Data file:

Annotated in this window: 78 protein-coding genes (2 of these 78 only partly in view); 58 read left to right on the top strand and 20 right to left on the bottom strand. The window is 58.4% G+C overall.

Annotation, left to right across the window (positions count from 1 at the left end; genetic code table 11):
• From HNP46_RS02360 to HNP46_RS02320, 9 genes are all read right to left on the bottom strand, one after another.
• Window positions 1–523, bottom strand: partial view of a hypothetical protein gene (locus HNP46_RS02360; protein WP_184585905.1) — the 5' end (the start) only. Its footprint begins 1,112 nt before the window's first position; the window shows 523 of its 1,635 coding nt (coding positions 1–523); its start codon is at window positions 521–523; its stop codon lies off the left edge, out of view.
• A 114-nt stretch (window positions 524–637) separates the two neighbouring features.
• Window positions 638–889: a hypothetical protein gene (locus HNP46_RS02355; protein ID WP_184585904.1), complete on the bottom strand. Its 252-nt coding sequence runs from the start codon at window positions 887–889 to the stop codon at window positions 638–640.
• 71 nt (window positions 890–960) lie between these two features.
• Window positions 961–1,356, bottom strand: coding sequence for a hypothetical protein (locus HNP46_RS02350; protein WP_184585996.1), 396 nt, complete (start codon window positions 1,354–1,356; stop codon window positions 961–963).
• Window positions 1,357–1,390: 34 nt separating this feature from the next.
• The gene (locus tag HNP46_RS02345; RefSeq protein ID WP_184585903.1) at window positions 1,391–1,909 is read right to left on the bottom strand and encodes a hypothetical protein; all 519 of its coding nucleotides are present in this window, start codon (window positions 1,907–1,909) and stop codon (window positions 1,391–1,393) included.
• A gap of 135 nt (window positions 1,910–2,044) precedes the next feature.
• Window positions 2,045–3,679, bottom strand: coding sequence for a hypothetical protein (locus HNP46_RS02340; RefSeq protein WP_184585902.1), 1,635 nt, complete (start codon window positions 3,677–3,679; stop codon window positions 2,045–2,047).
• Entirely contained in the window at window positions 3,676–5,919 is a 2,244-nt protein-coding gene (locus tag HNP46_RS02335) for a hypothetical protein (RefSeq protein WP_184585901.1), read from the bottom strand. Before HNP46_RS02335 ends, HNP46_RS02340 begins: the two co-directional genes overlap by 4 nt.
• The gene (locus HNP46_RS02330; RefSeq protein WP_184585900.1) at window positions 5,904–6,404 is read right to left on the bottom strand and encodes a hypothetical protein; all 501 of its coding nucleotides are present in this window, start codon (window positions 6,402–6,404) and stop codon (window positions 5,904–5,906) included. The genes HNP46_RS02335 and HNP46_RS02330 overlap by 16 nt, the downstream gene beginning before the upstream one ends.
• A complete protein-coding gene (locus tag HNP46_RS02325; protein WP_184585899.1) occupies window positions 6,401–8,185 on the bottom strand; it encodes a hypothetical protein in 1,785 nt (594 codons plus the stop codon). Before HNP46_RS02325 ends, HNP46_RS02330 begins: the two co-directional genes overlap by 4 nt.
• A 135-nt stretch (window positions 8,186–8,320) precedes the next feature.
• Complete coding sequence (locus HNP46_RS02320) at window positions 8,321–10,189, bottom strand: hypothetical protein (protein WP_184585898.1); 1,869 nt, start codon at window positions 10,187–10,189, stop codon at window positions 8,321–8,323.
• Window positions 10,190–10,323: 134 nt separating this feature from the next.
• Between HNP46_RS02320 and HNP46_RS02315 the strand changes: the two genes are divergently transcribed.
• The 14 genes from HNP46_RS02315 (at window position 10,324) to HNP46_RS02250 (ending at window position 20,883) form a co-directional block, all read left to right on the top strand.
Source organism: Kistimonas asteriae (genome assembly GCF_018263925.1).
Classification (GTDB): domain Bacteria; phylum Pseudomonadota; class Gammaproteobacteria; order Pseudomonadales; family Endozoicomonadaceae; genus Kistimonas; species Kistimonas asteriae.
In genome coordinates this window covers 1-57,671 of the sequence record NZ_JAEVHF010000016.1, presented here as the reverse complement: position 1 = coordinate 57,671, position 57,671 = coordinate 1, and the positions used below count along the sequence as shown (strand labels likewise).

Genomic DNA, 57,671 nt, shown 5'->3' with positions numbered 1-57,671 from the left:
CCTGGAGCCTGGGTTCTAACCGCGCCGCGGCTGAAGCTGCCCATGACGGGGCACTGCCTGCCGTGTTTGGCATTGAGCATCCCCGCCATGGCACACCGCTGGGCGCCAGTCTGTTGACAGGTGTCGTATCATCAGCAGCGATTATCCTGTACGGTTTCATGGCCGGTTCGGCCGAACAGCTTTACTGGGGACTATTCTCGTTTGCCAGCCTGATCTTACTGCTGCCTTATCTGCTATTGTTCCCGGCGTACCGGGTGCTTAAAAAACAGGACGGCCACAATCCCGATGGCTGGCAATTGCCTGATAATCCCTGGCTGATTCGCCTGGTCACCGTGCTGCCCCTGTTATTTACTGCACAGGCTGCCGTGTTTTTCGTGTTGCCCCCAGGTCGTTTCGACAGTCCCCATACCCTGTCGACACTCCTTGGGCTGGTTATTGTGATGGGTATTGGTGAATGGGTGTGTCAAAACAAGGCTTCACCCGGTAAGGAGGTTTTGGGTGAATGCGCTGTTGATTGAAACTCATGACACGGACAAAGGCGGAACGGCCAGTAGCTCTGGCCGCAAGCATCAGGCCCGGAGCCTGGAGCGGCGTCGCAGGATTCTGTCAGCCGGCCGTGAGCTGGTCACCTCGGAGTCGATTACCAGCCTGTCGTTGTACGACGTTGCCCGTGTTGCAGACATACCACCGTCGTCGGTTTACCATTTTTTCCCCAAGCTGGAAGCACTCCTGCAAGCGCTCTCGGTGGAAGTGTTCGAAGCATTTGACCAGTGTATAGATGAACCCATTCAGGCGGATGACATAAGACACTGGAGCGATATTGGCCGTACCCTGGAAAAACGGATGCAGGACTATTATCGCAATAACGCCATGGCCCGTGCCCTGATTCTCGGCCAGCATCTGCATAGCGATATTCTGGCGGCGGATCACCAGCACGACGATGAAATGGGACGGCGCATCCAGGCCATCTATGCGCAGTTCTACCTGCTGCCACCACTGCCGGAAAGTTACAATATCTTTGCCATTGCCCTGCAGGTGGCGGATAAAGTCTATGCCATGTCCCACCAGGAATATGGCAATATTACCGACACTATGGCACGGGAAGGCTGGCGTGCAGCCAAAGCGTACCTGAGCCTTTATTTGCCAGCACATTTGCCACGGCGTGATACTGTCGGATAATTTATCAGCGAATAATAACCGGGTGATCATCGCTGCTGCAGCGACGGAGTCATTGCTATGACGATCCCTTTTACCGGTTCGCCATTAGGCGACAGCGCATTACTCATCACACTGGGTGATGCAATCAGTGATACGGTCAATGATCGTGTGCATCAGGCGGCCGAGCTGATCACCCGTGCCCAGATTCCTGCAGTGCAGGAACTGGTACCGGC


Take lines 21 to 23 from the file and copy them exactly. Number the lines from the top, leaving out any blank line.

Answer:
Source organism: Kistimonas asteriae (genome assembly GCF_018263925.1).
Classification (GTDB): domain Bacteria; phylum Pseudomonadota; class Gammaproteobacteria; order Pseudomonadales; family Endozoicomonadaceae; genus Kistimonas; species Kistimonas asteriae.
In genome coordinates this window covers 1-57,671 of the sequence record NZ_JAEVHF010000016.1, presented here as the reverse complement: position 1 = coordinate 57,671, position 57,671 = coordinate 1, and the positions used below count along the sequence as shown (strand labels likewise).